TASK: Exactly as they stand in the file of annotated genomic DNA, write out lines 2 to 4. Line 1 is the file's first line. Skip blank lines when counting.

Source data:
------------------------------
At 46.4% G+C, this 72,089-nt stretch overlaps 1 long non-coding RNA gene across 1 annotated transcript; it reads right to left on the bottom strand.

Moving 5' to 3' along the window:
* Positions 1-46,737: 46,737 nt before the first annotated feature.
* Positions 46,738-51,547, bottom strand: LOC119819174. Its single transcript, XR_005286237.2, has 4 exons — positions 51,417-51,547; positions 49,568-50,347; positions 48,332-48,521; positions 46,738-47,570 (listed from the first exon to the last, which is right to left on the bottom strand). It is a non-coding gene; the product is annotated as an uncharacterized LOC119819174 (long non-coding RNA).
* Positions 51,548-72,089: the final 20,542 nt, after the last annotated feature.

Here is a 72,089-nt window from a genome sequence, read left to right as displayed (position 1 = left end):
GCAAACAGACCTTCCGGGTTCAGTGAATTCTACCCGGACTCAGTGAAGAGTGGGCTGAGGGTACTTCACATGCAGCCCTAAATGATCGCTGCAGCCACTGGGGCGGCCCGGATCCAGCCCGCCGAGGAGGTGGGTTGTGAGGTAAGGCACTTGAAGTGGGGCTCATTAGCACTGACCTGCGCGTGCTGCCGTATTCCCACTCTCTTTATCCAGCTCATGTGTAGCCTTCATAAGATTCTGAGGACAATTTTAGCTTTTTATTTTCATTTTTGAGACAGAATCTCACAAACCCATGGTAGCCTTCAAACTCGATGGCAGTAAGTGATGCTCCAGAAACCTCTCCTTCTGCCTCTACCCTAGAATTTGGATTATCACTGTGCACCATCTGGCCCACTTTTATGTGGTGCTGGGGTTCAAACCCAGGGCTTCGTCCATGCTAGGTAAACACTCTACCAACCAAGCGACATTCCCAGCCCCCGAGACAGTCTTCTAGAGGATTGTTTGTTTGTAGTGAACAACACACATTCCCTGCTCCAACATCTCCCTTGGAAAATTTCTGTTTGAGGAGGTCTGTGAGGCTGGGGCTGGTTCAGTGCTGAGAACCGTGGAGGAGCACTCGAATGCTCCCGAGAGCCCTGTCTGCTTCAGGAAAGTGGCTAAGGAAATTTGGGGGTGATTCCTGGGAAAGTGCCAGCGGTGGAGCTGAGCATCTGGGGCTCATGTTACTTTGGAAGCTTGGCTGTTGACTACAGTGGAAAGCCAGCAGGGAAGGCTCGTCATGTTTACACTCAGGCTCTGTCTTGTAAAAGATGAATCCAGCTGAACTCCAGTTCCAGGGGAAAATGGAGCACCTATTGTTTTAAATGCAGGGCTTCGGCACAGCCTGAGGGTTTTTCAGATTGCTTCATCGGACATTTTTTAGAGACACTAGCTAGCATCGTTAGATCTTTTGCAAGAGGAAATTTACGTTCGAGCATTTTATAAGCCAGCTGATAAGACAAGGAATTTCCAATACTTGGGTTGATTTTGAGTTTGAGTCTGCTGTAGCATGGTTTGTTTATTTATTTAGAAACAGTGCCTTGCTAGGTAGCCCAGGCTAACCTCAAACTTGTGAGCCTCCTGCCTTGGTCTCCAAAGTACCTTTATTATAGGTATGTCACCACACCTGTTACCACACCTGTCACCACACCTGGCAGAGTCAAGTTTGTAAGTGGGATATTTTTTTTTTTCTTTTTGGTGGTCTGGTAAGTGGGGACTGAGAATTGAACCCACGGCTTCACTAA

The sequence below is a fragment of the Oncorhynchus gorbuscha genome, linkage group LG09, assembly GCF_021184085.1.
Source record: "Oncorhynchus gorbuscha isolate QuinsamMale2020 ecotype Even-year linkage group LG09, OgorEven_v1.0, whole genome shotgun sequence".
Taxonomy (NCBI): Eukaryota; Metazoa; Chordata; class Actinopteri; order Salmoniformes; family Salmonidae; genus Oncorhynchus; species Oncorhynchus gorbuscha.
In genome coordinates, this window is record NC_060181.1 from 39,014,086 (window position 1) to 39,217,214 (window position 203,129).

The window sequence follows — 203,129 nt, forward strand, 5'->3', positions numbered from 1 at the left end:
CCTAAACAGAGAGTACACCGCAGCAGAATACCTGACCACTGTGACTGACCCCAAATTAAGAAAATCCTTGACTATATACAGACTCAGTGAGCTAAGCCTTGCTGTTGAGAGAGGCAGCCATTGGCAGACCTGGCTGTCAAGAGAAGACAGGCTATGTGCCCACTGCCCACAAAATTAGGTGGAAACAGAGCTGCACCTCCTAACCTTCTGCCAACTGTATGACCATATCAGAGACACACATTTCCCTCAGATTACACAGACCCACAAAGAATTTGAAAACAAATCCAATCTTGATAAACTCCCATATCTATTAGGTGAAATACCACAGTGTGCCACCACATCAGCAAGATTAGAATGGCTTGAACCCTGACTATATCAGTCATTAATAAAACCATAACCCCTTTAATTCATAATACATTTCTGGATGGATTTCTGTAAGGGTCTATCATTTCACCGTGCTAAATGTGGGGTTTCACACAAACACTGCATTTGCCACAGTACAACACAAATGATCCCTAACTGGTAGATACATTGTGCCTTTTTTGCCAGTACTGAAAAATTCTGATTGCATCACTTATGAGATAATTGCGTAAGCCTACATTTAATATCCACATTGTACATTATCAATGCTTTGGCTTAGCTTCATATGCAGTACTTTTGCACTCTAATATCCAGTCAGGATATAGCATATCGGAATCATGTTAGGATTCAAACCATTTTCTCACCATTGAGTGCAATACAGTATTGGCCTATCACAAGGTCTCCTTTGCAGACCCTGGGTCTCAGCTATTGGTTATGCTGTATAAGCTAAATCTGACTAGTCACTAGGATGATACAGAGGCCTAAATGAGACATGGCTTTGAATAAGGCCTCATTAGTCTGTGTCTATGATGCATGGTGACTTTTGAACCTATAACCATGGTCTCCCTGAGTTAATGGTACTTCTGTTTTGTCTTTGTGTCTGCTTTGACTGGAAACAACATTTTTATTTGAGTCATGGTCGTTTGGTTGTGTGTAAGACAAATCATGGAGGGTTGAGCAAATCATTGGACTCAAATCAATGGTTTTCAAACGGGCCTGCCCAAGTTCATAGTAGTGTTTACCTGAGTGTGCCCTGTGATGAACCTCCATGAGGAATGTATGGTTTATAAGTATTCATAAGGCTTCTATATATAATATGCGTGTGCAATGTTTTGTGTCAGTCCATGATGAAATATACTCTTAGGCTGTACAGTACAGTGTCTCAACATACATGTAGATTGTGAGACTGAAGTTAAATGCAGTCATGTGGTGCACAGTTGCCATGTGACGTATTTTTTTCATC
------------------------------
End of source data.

Moving 5' to 3' along the window:
* Positions 1-46,737: 46,737 nt before the first annotated feature.
* Positions 46,738-51,547, bottom strand: LOC119819174. Its single transcript, XR_005286237.2, has 4 exons — positions 51,417-51,547; positions 49,568-50,347; positions 48,332-48,521; positions 46,738-47,570 (listed from the first exon to the last, which is right to left on the bottom strand). It is a non-coding gene; the product is annotated as an uncharacterized LOC119819174 (long non-coding RNA).